The Pi-Rate Ratings

August 19, 2017

2017 Independents Preview

At one point in the 1960’s and 1970’s there were in excess of 30 college football teams not affiliated with a conference. Schools did not need a conference affiliation to succeed. Penn State, Notre Dame, Florida State, Miami, and other big name schools were power teams that frequently competed for national titles. Michigan State was actually an independent that won a national title prior to becoming the final member of the original Big Ten. There was even a five-year period where Oregon, Oregon State, and Washington State left the Pacific Coast Conference and played as independents, as the forerunner to today’s Pac-12 almost dissolved.

Today, the independent ranks are close to dissolving, but they are hanging on by a thread, or should we say four threads. Army, BYU, Massachusetts, and Notre Dame are what’s left, althought New Mexico State will join this group next year, more because they are being evicted from the Sun Belt. and the MWC has no vacancies for them at this time.

Notre Dame is only a quasi-independent. They belong to the ACC in many ways–they play a five-game schedule of ACC teams, and they can qualify for any ACC Bowl, as long as they are within one win of the next available team.

BYU is a tough fit as a full member in any conference, because the Cougars will not play any athletic competition on Sunday. In basketball, the NCAA Tournament Selection Committee seeds them in brackets that keep them away from a Friday-Sunday schedule. They would be a perfect fit with New Mexico State in the Mountain West or even with New Mexico or Utah State in the Big 12, with New Mexico State replacing whichever school left.

Army is okay as an independent, although the West Pointers could fit right into the American Athletic with rival Navy. Massachusetts could easily fit in this league as well, and the independents would be history.

Since there are no preseason media polls, we will start by showing you our own PiRate Retrodictive Ratings for the four schools. You might ask how there could be retrodictive ratings, when no games have been played yet. How can we rate them on their results thus far? Obviously, this is not possible, but we begin each season adjusting the previous season’s final retrodictive ratings just like we do our regular PiRate, Mean, and Bias Ratings. By the fourth week of the season, the retrodictive ratings are 100% based on the current year’s results.

PiRate Retrodictive Ratings (Independents)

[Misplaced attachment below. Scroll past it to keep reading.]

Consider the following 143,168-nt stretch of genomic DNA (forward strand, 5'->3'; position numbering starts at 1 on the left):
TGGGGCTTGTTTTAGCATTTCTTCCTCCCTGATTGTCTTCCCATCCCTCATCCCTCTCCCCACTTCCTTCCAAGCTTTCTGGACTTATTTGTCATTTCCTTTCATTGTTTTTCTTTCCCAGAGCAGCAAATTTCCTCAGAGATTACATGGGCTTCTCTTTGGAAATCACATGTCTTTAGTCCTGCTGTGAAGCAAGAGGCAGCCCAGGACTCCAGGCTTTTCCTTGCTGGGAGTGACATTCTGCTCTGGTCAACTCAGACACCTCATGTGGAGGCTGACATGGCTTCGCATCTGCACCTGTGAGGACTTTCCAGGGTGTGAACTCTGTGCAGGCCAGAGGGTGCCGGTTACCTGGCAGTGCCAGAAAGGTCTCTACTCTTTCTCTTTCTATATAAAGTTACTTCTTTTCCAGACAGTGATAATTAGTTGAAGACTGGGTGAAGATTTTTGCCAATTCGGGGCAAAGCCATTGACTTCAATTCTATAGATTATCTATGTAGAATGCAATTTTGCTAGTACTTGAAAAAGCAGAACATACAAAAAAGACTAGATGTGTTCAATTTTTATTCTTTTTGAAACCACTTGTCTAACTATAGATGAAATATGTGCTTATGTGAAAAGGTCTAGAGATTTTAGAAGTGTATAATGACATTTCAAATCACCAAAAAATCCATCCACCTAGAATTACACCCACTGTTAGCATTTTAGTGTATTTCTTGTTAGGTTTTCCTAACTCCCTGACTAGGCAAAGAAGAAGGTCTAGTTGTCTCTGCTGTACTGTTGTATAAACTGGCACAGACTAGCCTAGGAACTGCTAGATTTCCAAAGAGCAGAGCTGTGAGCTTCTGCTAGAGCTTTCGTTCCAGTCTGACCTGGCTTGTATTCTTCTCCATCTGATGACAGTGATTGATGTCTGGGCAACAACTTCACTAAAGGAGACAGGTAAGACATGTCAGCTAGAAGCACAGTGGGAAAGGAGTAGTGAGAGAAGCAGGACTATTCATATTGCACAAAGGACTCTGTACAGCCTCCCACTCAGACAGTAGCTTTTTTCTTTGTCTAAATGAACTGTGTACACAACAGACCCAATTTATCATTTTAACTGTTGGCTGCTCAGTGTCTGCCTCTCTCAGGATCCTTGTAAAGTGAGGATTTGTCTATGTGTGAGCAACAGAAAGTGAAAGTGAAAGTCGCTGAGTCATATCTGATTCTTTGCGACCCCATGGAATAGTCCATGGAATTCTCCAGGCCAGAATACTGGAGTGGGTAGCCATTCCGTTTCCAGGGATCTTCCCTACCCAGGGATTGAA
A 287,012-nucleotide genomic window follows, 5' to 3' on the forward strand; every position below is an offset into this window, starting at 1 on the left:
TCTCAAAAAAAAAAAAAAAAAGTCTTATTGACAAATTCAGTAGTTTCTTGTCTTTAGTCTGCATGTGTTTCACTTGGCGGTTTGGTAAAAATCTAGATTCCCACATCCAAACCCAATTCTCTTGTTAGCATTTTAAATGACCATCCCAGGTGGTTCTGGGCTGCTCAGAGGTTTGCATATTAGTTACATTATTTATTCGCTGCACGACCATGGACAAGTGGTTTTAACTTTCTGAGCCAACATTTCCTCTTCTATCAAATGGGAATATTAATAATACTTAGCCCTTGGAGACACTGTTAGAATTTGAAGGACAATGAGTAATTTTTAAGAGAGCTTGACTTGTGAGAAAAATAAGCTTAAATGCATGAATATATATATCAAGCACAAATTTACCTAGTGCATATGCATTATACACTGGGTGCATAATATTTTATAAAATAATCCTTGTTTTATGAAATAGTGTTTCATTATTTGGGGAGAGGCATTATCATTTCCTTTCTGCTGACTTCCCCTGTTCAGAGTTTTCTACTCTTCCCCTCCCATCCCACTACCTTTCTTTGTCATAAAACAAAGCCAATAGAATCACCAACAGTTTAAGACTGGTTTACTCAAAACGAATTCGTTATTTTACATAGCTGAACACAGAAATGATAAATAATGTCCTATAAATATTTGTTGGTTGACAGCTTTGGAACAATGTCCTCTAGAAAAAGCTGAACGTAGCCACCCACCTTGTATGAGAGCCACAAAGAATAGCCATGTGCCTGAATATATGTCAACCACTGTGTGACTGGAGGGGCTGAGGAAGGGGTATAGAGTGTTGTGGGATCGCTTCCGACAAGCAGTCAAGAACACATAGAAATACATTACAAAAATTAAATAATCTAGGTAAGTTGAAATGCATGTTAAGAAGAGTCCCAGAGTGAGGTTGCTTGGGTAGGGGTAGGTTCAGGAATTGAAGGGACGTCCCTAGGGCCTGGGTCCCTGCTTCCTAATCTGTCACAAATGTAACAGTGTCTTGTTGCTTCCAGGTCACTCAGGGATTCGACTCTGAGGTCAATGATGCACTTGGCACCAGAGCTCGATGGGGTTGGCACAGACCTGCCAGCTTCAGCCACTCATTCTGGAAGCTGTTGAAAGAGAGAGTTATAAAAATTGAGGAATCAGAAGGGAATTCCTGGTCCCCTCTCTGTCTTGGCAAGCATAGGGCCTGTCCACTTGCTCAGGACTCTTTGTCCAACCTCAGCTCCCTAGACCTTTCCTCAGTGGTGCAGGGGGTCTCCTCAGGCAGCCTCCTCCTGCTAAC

Independents
# Team
PiRate Retrodictive
1 Notre Dame
2 BYU
3 Army
4 Massachusetts

 

Here are our regular predictive PiRate, Mean, and Bias preseason ratings.

Independents
Team PiRate Mean Bias Average
Notre Dame 109.7 107.8 109.6 109.0
B Y U 103.0 101.9 103.6 102.8
Army 94.6 94.2 95.5 94.8
Massachusetts 86.0 84.4 86.0 85.5
         
Independents Averages 98.3 97.1 98.7 98.0

And, here are our not-so-scientific predictions for won-loss and bowl projections.

Independents Projected Standings
Team Conference Overall Bowl
BYU x 9-4 [Military]
Notre Dame x 8-4 Pinstripe
Army x 8-4 Armed Forces
Massachusetts x 3-9  

BYU’s bowl bid is an at-large bid.

 

Trivia: Nobody could come up with the answer to yesterday’s trivia question. Rather than show all the incorrect replies, since we don’t want to embarrass anybody, we erased them from the responses.
Here it is again: Who are these two legendary coaches? Coach number one was a college head coach who won 70% of his games at his first Division 1 school, a team that played in a now defunct conference. He moved on to be a college head coach at two additional schools, the second of which he was replaced by a second coaching legend who won more than 200 games at the college level and more than 250 when his NFL wins were added. Four decades after winning 70% of his games at the first school, Coach number one was still coaching, now the head coach of an NFL team which he guided to the playoffs multiple times. Coach number two was still coaching four decades later after he replaced coach number one. Coach number two won a national championship during his career.
Name the two coaches. If nobody gets the answer by the time we go to press with tomorrow’s preview, we will give the answer, but we know that our readers tend to be among the most knowledgeable football fans and analytical geniuses, so we expect somebody to come up with the correct answer.

We had several guesses, and some of you actually guessed coach number two as coach number one. Nobody guessed correctly on coach number one. He is Marv Levy, who coached at New Mexico in 1958 and 1959, going 7-3 both years. New Mexico played in the defunct Border Conference, a pre-WAC establishment. Levy moved on to an unsuccessful stint at UC-Berkeley, and then to William & Mary. Levy led the Buffalo Bills to four consecutive Super Bowls four decades later.

Coach number two, who succeeded Levy at William & Mary was Lou Holtz. Holtz won 249 games at the collegiate level and another three in the NFL with the Jets.

Coming later today–The American Athletic Conference

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